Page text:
[Lincoln Hall B20]
William Brent’s Gesturally Extended Piano and Open Shaper
Joshua Mailman and Sofia Paraskeva – "The Fluxations Human Body Movement Interface for Comprovisational Computer Music"
5:15–7:00: Dinner [on your own]
7:15–8:15: Tod Machover (Massachusetts Institute of Technology) [Barnes Hall] [Video
8:30–10:30 — CONCERT: Argento Ensemble [Barnes Hall]
Sean Friar – “Scale 9”
Bryan Christian – “Walk”
Amit Gilutz – “Miscellaneous Romance No. 1”
Eric Lindsay – “Town’s Gonna Talk”
Christopher Chandler – “the resonance after…"
Juraj Kojs – “Re-route”
Tod Machover – “Another Life”
Saturday, May 12
Text, technology and the voice
Owen Marshall (Cornell University) – The Social Construction of Autotune: Standardizing Standardization in Pitch Correction Technology [Video
Carmel Raz (Yale University) – From Trinidad to Cyberspace: Reconsidering Toch’s Geographical Fugue [Video
Psychology and the sonic object
Alexander Bonus (Duke University) – Refashioning Rhythm: Hearing, Acting, and Reacting to Metronomic Sound in Experimental Psychology, 1875–1915
Murray Dineen (University of Ottawa) – The Historical Soundscape of Monophonic Hi-Fidelity: Sonic Pathology and Loss [Video
1:30–3:00: Keynote: Eric Clarke (Oxford University) – Explorations in virtual space: music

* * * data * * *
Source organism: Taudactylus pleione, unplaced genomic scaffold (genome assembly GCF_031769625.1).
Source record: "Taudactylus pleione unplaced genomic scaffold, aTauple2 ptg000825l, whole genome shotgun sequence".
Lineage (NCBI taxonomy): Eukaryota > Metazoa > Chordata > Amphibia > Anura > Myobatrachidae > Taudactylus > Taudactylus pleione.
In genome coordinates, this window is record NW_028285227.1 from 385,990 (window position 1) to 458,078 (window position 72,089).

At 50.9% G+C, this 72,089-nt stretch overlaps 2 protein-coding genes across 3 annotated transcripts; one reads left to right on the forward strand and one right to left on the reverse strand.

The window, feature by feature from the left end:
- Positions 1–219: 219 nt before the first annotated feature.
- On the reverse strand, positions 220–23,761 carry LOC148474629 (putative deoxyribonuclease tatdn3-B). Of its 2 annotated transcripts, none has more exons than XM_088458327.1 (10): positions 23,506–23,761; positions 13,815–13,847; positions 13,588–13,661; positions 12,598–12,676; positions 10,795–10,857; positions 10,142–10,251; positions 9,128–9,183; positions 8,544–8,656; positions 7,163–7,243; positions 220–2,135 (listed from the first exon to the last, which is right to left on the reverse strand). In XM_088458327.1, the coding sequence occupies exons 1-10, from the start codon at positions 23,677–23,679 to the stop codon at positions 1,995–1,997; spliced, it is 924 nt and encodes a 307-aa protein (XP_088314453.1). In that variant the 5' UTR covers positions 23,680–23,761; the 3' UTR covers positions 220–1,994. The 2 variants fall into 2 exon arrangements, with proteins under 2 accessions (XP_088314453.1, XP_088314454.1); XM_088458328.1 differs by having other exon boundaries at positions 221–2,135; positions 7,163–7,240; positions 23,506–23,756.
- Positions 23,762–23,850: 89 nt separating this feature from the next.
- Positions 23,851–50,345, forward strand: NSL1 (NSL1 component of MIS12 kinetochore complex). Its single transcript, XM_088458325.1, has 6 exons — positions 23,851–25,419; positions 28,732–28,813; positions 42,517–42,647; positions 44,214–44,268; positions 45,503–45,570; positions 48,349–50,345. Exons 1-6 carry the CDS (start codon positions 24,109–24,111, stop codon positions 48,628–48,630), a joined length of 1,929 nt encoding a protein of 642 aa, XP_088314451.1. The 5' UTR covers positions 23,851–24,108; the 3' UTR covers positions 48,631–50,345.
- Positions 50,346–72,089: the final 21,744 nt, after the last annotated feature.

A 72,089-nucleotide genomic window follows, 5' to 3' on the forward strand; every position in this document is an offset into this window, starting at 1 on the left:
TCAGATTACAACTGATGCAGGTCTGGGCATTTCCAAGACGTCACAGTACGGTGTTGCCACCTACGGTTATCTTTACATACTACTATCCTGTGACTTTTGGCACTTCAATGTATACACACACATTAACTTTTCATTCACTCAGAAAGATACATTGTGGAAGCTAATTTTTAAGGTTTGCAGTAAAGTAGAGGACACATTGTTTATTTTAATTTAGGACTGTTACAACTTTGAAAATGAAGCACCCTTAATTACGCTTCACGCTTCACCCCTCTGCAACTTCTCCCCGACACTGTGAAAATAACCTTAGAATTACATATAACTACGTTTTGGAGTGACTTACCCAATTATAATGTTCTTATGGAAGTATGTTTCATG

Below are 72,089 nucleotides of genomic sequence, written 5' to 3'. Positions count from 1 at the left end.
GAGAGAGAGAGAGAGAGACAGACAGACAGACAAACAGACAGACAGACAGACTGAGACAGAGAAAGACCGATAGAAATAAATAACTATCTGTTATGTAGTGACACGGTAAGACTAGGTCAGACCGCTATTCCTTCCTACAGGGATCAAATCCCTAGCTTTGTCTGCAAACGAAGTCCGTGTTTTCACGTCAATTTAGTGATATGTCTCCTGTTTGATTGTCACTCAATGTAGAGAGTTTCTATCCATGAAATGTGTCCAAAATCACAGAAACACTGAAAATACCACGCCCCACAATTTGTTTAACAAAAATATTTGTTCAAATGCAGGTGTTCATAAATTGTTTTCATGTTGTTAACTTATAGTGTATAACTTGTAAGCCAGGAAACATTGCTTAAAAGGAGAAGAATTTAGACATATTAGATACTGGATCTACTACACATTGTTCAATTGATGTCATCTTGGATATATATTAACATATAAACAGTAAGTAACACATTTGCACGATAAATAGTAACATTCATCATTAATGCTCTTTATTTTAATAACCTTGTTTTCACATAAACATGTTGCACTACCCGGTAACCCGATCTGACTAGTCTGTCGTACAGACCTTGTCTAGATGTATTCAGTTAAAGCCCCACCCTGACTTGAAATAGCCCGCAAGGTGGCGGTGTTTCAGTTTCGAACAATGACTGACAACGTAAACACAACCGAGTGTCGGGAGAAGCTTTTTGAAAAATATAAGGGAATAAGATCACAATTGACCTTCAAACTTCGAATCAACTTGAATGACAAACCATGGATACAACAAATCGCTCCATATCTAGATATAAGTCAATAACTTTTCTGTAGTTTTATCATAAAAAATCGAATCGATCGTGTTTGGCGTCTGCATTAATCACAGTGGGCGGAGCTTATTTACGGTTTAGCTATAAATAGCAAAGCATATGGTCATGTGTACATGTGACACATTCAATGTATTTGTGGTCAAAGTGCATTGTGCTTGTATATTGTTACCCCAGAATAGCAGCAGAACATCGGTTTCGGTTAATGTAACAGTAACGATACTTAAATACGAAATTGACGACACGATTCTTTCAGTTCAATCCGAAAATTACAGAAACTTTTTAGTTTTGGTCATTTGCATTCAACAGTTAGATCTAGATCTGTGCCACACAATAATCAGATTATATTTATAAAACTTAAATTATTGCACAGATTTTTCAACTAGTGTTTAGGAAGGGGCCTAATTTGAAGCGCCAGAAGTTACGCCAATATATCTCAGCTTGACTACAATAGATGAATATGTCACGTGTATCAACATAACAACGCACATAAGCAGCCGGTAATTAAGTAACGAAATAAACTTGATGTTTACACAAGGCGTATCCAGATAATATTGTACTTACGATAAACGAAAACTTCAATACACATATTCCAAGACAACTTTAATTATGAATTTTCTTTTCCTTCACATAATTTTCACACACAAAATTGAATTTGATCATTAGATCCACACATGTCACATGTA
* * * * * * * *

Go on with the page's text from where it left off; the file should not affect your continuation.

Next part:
perception and recorded music [Video
Instruments and soundscapes
Jonathan De Souza (University of Chicago) – Instruments, Affordances, Idioms; or, Three Ways to Play the Harmonica [Video
Paul Chaikin (University of Southern California) – Clattering Bells as a Field of Experience and Cognition [Video
Adem Merter Birson (Cornell University) – The Craft of the Luthier: Geometry of the Lute and Humanistic Thought in Renaissance Italy [Video
5:30–7:00: Dinner [on your own]
7:00–7:45: Discussion Panel [Barnes Hall]
8:00–10:00 — Electroacoustic Music Concert [Barnes Hall]
Nicholas Cline – “Homage to La Monte Young”
Nathan Davis – “Ecology No. 8”
Nicola Monopoli – “The Rite of Judgment”
Peter Van Zandt Lane – “Hydromancer”
Eliot Bates, Taylan Cihan – “Zey-glitch”
Stelios Manousakis – “Megas Diakosmos”
Chris Stark – “Two-Handed Storytelling”
Sunday, May 13
Music Information Retrieval
Damien McCaffery (University of Glasgow) – MIR and the Creation of Taste Tautologies [Video
Douglas Turnbull (Ithaca College) – Exploring Control and Feedback Mechanisms for Personalized Internet Radio [Video
William Brent (American University) – Physical Navigation of Virtual Timbre Spaces [Video
11:45–1:15: Keynote: Ichiro Fujinaga (McGill University) – The Research Program at the Distributed Digital Music Archives and Libraries Laboratory [Video
Music: Cognition, Technology, Society was generously funded by the Central New York Humanities Corridor, the Cornell University Department of Music’s Sidney Cox Fund, the University Lectures Committee, the GPSAFC, the Cornell Graduate School, the Society for the Humanities, the Cornell Council for the Arts, the Department of Comparative Literature and the Bartels Family.
The conference was organized by Evan Cortens and Caroline Waight. The musical performances were organized by Taylan Cihan and Eric Nathan.